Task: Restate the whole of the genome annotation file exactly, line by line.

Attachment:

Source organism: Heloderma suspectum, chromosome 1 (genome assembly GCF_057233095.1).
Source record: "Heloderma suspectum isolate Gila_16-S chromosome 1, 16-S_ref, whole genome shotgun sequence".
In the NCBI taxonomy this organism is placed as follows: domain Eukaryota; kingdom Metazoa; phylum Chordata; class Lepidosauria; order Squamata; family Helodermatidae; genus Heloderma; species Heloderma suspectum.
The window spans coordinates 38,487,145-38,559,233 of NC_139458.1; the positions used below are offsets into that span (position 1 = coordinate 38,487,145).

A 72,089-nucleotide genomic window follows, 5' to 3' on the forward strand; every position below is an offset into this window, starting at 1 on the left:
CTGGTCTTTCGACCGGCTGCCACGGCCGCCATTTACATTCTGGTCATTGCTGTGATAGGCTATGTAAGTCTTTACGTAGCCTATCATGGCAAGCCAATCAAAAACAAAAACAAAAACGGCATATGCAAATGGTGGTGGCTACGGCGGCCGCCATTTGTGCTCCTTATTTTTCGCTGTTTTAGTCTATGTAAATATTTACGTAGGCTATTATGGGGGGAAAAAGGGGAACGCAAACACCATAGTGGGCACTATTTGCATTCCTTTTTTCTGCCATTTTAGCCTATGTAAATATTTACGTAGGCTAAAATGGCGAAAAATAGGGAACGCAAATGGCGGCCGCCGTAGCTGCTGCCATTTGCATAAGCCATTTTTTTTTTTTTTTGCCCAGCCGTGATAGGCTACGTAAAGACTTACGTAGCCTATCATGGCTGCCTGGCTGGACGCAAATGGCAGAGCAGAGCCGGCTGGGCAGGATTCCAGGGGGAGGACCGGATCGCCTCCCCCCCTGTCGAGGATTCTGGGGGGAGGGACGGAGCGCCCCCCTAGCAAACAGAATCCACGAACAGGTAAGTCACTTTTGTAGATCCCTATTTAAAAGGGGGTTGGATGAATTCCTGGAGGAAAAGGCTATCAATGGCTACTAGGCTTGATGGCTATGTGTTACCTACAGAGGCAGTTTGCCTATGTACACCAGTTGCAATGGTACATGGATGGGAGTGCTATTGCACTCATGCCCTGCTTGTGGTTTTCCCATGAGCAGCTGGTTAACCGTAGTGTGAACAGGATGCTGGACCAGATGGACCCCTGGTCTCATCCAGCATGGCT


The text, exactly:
Source organism: Heloderma suspectum, chromosome 1 (genome assembly GCF_057233095.1).
Source record: "Heloderma suspectum isolate Gila_16-S chromosome 1, 16-S_ref, whole genome shotgun sequence".
In the NCBI taxonomy this organism is placed as follows: domain Eukaryota; kingdom Metazoa; phylum Chordata; class Lepidosauria; order Squamata; family Helodermatidae; genus Heloderma; species Heloderma suspectum.
The window spans coordinates 38,487,145-38,559,233 of NC_139458.1; the positions used below are offsets into that span (position 1 = coordinate 38,487,145).

A 72,089-nucleotide genomic window follows, 5' to 3' on the forward strand; every position below is an offset into this window, starting at 1 on the left:
CTGGTCTTTCGACCGGCTGCCACGGCCGCCATTTACATTCTGGTCATTGCTGTGATAGGCTATGTAAGTCTTTACGTAGCCTATCATGGCAAGCCAATCAAAAACAAAAACAAAAACGGCATATGCAAATGGTGGTGGCTACGGCGGCCGCCATTTGTGCTCCTTATTTTTCGCTGTTTTAGTCTATGTAAATATTTACGTAGGCTATTATGGGGGGAAAAAGGGGAACGCAAACACCATAGTGGGCACTATTTGCATTCCTTTTTTCTGCCATTTTAGCCTATGTAAATATTTACGTAGGCTAAAATGGCGAAAAATAGGGAACGCAAATGGCGGCCGCCGTAGCTGCTGCCATTTGCATAAGCCATTTTTTTTTTTTTTTGCCCAGCCGTGATAGGCTACGTAAAGACTTACGTAGCCTATCATGGCTGCCTGGCTGGACGCAAATGGCAGAGCAGAGCCGGCTGGGCAGGATTCCAGGGGGAGGACCGGATCGCCTCCCCCCCTGTCGAGGATTCTGGGGGGAGGGACGGAGCGCCCCCCTAGCAAACAGAATCCACGAACAGGTAAGTCACTTTTGTAGATCCCTATTTAAAAGGGGGTTGGATGAATTCCTGGAGGAAAAGGCTATCAATGGCTACTAGGCTTGATGGCTATGTGTTACCTACAGAGGCAGTTTGCCTATGTACACCAGTTGCAATGGTACATGGATGGGAGTGCTATTGCACTCATGCCCTGCTTGTGGTTTTCCCATGAGCAGCTGGTTAACCGTAGTGTGAACAGGATGCTGGACCAGATGGACCCCTGGTCTCATCCAGCATGGCT